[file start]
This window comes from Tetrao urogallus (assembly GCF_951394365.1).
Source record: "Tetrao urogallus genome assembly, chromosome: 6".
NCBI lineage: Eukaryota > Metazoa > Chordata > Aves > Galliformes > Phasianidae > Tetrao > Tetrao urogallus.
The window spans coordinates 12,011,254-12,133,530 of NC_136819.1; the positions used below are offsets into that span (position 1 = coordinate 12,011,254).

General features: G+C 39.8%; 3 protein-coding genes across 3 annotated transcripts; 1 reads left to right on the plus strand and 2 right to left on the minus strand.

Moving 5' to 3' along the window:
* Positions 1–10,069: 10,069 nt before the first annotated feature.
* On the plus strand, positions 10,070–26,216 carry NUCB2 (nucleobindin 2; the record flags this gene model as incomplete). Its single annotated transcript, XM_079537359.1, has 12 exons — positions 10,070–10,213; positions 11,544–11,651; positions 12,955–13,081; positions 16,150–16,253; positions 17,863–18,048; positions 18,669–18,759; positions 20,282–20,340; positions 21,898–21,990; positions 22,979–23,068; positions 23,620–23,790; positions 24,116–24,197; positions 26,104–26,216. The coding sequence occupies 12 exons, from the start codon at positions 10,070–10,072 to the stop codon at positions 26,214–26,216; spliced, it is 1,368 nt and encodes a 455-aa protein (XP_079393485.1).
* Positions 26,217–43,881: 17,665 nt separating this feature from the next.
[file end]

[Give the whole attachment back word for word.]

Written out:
This window comes from Tetrao urogallus (assembly GCF_951394365.1).
Source record: "Tetrao urogallus genome assembly, chromosome: 6".
NCBI lineage: Eukaryota > Metazoa > Chordata > Aves > Galliformes > Phasianidae > Tetrao > Tetrao urogallus.
The window spans coordinates 12,011,254-12,133,530 of NC_136819.1; the positions used below are offsets into that span (position 1 = coordinate 12,011,254).

General features: G+C 39.8%; 3 protein-coding genes across 3 annotated transcripts; 1 reads left to right on the plus strand and 2 right to left on the minus strand.

Moving 5' to 3' along the window:
* Positions 1–10,069: 10,069 nt before the first annotated feature.
* On the plus strand, positions 10,070–26,216 carry NUCB2 (nucleobindin 2; the record flags this gene model as incomplete). Its single annotated transcript, XM_079537359.1, has 12 exons — positions 10,070–10,213; positions 11,544–11,651; positions 12,955–13,081; positions 16,150–16,253; positions 17,863–18,048; positions 18,669–18,759; positions 20,282–20,340; positions 21,898–21,990; positions 22,979–23,068; positions 23,620–23,790; positions 24,116–24,197; positions 26,104–26,216. The coding sequence occupies 12 exons, from the start codon at positions 10,070–10,072 to the stop codon at positions 26,214–26,216; spliced, it is 1,368 nt and encodes a 455-aa protein (XP_079393485.1).
* Positions 26,217–43,881: 17,665 nt separating this feature from the next.